The UN General Assembly has become paralyzed but has an important role in affecting international law on Palestine, top experts said on Monday.
"The UN General Assembly is today paralyzed on the question of Palestine primarily because of the ability of the US veto. Why can't peace resolution be initiated (by the General Assembly) beginning with arms embargo on Israel," suggested Michael Lynk, the sitting UN special rapporteur on Palestine, told an international conference.
Emphasizing a rock-solid human rights framework grounded in international law, Lynk said the General Assembly has a "more effective role" to play on Palestine.
Referring to the "Uniting for Peace" resolution invoked in the case of the Korean War in the 1950s by the General Assembly, he said: "It was developed in 1950 because the UN Security Council was hampered by the threat of veto in the face of the Korean question."
Pointing to the provision of international sanctions on Tel Aviv, he said Israel has decided "it can bear criticism as long as it is without consequences."
Around 19 speakers and 450 experts, scholars in legal and international relations came together today for a hybrid conference hosted by the UK-based Law for Palestine, debating the effectiveness of international law with regard to the Palestine issue.
Students and faculty at the West Bank's Birzeit University, Al Quds Open University in Ramallah, Islamic University of Gaza, and Gaza's Al-Azhar University, besides members of the Independent Commission for Human Rights, joined the conference physically as well as through video link.
The conference also marked the International Day of Solidarity with the Palestinian People.
Lynk also suggested seeking an advisory opinion from the International Court of Justice at The Hague on the question of the illegality of occupation with regard to settlements and annexation of East Jerusalem besides the location of a wall in the West Bank.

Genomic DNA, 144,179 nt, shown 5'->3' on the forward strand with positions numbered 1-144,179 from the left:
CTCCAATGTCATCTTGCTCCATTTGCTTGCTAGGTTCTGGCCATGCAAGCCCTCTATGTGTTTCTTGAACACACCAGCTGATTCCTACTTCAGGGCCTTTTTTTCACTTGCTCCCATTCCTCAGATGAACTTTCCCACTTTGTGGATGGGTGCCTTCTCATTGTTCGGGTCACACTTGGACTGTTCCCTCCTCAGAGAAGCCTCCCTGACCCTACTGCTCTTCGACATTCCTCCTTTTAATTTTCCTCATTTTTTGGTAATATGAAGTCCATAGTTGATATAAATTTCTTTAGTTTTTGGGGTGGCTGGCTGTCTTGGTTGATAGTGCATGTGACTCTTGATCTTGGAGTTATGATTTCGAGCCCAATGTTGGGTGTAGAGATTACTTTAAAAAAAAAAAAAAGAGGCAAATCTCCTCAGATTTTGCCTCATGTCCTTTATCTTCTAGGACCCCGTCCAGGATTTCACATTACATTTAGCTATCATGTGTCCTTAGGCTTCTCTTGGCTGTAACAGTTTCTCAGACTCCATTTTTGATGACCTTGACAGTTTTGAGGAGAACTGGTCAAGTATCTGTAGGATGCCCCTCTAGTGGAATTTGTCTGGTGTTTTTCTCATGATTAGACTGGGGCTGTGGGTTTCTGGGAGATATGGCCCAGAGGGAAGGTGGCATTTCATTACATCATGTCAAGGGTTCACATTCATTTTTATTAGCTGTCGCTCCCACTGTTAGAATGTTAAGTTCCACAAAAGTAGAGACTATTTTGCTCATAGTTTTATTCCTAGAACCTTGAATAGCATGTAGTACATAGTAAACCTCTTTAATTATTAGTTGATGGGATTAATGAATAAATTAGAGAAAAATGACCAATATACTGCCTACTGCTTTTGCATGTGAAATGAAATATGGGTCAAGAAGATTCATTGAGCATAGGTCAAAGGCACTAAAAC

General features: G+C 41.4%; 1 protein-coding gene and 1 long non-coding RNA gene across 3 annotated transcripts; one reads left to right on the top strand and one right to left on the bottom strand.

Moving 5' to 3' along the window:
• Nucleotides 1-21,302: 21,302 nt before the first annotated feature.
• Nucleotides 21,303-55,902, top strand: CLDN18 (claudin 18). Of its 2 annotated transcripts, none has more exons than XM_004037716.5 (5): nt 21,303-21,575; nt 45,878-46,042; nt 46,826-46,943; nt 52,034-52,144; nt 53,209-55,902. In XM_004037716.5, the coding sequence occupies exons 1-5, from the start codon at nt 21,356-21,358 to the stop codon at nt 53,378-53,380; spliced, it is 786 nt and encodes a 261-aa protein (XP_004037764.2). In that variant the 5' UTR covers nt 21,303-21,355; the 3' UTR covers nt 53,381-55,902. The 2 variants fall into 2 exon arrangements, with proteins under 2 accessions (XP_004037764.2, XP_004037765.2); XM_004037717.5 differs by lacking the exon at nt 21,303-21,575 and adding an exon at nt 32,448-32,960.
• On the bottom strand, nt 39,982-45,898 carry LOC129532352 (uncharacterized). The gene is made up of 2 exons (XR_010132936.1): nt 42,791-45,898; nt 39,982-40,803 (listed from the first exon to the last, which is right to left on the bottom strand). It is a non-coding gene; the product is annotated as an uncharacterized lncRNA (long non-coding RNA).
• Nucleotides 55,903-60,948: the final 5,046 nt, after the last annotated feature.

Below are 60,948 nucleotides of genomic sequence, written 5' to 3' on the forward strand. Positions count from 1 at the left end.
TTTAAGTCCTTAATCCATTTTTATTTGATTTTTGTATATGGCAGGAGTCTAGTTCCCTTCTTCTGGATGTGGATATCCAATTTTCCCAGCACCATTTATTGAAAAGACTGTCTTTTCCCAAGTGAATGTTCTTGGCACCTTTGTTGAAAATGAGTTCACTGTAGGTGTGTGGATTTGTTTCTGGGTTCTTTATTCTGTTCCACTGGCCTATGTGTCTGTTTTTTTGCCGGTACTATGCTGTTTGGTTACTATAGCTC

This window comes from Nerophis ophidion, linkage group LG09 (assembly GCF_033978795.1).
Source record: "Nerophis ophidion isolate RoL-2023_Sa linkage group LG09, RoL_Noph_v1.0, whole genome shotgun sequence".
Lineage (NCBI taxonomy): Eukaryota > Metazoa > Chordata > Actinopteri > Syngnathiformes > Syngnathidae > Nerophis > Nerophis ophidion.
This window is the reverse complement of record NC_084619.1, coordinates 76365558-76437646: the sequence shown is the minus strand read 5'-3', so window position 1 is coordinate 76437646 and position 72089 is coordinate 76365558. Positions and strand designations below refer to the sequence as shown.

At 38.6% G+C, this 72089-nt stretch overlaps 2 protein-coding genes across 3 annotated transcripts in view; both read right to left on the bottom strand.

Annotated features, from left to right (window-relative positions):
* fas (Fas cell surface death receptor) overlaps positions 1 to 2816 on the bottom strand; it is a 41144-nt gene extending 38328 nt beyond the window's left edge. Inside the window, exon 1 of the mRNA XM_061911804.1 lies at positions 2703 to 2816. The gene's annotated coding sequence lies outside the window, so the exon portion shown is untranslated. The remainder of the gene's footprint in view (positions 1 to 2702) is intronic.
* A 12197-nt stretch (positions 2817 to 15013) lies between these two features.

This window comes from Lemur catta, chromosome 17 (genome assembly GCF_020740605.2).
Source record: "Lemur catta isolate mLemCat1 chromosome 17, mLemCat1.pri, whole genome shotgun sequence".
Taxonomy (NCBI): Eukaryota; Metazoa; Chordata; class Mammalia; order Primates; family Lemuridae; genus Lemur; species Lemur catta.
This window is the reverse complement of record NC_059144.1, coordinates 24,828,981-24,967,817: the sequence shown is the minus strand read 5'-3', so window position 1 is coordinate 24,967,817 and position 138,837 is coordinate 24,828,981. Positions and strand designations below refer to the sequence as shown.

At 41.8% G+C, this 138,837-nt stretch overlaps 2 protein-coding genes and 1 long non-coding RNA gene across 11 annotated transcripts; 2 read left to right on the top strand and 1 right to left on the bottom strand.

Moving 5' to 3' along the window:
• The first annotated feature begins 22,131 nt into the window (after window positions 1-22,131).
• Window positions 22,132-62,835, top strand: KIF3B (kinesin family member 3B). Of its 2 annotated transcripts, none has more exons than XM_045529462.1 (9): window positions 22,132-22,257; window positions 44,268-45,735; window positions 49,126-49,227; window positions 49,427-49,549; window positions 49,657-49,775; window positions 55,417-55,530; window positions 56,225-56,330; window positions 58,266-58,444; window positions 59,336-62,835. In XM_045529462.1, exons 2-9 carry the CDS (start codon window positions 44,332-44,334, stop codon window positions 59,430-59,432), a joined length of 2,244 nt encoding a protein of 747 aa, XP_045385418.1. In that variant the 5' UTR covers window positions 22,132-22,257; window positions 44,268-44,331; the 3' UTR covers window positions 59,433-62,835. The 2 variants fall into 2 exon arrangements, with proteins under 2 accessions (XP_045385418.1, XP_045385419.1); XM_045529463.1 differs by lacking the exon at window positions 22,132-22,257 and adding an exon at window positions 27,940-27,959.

"Israel has stepped beyond all of the parameters that are set out in humanitarian law and the laws of the occupation," he added.
"The General Assembly should show its support to ongoing investigation by the office of the prosecutor by International Criminal Court," he said, calling for a "more effective role" of the world body in protecting human rights organizations.
Richard Falk, a former UN rapporteur and international law expert, said the inter-governmental structure of diplomacy "as filtered through the UN has proved to be a huge disappointment in the case of Palestine."
He urged popular solidarity to play its role in the Palestinian struggle to put pressure on the UN.
"The Israeli designation of widely respected and courageous human rights groups in Palestine as 'terrorist organizations' exhibits Israeli panic… moral panic and it is a sign of weakness, not a sign of confidence nor strength," he said.
"I find hope in the present situation, but the challenge for the rest of the world is to exhibit a more militant form of solidarity (with Palestinians) that has existed in the past," Falk added.
John Dugard, from UN rapporteur, said the UN had contributed to dismantling the apartheid in South Africa, but "I must confess that I am very disappointed in the overall conduct of the United Nations."
He said role other members states of the UN have "not been prepared to stand up and to describe the way the UN Security Council has failed in its task to promote peace and justice in the Middle East."
"It is not an understatement to say that ESCWA (UN Economic, Social, and Cultural Committee - West Asia) has not contributed in any way at all, whatsoever, to the solution of peace. It has been guided and obstructed at the same time by the US and has achieved absolutely nothing," he added.
"This is the root cause that Israel is armed by western powers and is able to commit atrocities in Gaza in particular but also throughout the occupied Palestine territories. It is important General Assembly should recommend arms embargo on Israel and it should also identify Israeli actions constituting apartheid," he suggested.